Although binge drinking among young people has decreased in the last several decades, it is still fairly common among high school seniors, according to new research from the University of Michigan, Ann Arbor.
In a survey of more than 16,000 high school seniors between 2005 and 2011, researcher Megan Patrick and her team found that more than 20 percent reported binge drinking (five or more drinks in a row) within the last two weeks. Additionally, 10.5 percent said they consumed 10 or more drinks and 5.6 percent reported extreme binge drinking of 15 or more drinks in a row. Their findings were published Monday in the journal JAMA Pediatrics.
A 2011 survey from the Centers for Disease Control and Prevention found that among all high school students, more than one-third drank some amount of alcohol in the month leading up to the survey, 22 percent binge drank, and 8 percent drove after drinking alcohol.
The National Institute on Alcohol Abuse and Alcoholism says underage drinking is responsible for 5,000 deaths and more than 190,000 emergency room visits each year.
Binge drinking and the frequency of drinking among adolescents reached record highs in the late 1970s and early 1980s and have decreased since that time. But according to the study, extreme binge drinking has not shown a decline since 2005, when Patrick and her colleagues began their survey.
"The documented rates of extreme binge drinking, and the fact that they have not changed across recent historical time, support the need for additional research to develop effective prevention and intervention strategies to reduce high-risk alcohol behaviors of youth," the study says.
Ralph Hingson and Aaron White of the National Institute on Alcohol Abuse and Alcoholism wrote in an editorial that the results of the study were "troubling" and that future research should focus on predictors of extreme binge drinking, some of which were identified in Patrick's study. Patrick and her colleagues found that men were more likely than women to participate in all levels of binge drinking, as were white students compared with black students. The study also found that students with college-educated parents were more likely to binge drink, but less likely to engage in extreme binge drinking.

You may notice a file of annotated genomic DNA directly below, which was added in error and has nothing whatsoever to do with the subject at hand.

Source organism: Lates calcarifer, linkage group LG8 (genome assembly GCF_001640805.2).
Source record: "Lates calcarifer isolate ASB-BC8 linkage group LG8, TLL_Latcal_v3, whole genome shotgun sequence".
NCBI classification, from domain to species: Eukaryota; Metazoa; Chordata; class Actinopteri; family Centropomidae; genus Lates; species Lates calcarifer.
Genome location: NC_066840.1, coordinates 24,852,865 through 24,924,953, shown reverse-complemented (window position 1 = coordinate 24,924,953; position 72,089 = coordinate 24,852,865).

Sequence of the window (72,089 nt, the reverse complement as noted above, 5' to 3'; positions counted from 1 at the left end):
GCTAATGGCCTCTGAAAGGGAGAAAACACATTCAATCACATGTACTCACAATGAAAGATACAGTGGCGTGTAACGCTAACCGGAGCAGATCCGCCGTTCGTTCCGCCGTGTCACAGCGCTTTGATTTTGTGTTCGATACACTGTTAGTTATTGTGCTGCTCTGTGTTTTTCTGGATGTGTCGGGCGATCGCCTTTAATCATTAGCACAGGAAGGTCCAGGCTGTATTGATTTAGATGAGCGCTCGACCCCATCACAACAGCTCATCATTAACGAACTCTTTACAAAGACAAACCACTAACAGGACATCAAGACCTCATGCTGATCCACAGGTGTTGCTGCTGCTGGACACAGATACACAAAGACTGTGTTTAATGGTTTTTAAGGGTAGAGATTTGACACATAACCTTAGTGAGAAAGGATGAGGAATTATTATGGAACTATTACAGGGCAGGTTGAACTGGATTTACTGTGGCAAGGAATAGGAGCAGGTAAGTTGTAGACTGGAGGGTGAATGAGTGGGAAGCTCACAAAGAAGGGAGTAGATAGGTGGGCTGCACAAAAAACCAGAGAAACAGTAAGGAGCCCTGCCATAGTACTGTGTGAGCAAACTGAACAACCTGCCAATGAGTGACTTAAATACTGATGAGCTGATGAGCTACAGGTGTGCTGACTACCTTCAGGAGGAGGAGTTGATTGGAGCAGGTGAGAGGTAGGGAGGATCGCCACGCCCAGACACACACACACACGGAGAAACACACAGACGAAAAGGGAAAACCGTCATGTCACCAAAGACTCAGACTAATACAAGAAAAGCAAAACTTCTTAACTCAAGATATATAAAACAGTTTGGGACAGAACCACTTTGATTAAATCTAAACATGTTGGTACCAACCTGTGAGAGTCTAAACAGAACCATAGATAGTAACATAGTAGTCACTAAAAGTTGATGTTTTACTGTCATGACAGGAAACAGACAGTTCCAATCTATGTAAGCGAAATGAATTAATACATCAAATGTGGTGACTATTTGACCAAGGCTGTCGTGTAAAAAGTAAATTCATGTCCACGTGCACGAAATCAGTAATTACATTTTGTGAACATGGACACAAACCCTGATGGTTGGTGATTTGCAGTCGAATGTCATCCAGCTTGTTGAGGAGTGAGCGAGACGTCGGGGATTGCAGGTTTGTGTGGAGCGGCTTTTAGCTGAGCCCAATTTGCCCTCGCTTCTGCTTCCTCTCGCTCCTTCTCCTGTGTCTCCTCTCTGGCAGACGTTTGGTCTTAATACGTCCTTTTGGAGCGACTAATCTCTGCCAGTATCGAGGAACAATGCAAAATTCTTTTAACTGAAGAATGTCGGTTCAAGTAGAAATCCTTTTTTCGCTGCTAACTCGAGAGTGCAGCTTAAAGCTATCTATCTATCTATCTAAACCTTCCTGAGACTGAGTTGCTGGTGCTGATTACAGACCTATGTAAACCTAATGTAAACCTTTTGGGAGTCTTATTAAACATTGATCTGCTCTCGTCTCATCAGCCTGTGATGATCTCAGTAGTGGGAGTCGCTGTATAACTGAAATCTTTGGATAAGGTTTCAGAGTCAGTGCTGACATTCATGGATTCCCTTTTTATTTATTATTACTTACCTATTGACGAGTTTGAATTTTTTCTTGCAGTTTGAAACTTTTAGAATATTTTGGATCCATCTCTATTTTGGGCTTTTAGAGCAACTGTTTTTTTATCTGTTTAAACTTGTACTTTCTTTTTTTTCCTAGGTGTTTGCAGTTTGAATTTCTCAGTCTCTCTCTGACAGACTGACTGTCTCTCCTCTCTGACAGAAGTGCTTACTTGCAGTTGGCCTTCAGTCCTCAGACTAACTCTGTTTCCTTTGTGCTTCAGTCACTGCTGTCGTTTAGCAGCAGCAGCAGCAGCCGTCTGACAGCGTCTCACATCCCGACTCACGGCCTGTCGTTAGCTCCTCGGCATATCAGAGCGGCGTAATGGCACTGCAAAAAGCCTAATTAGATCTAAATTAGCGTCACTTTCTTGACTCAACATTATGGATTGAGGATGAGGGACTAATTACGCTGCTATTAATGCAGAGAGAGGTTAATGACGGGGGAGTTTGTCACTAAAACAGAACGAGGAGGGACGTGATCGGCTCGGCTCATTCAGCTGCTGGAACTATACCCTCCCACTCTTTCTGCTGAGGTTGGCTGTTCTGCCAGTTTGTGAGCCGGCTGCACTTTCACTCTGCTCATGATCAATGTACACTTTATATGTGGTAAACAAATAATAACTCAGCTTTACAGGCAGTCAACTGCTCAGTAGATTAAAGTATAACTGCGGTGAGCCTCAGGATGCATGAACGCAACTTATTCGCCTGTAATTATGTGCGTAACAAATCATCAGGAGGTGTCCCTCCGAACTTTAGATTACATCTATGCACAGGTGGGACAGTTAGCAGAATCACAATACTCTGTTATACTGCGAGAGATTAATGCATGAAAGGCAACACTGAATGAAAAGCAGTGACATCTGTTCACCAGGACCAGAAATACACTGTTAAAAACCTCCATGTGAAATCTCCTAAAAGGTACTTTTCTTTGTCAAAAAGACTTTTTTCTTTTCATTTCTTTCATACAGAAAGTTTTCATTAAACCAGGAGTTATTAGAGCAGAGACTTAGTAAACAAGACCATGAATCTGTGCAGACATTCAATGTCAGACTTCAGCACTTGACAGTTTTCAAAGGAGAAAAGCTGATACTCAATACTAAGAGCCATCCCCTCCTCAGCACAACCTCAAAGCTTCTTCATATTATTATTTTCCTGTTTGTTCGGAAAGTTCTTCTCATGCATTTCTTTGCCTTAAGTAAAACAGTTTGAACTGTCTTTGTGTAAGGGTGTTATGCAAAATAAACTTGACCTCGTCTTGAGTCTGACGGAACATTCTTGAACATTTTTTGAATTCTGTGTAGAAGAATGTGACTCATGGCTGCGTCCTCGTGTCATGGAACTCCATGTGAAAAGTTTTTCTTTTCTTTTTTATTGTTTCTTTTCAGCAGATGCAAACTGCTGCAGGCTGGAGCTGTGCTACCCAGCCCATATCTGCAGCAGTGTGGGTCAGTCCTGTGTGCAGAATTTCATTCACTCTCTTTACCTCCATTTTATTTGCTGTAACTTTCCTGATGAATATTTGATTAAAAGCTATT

The high blood alcohol levels that result from binge drinking have several negative consequences, Hingson and White write, and can increase short- and long-term risks of blackouts, homicides, car crashes, sexual assaults and altered brain development.
Several different interventions geared towards both students and parents "have been identified that can reduce binge drinking at conventionally defined binge drinking levels," Hingson and White write.
"Measures of extreme consumption ... need to be routinely included in prevention studies so researchers can identify what types of interventions also reduce extreme drinking occasions or whether new approaches warrant investigation," they write.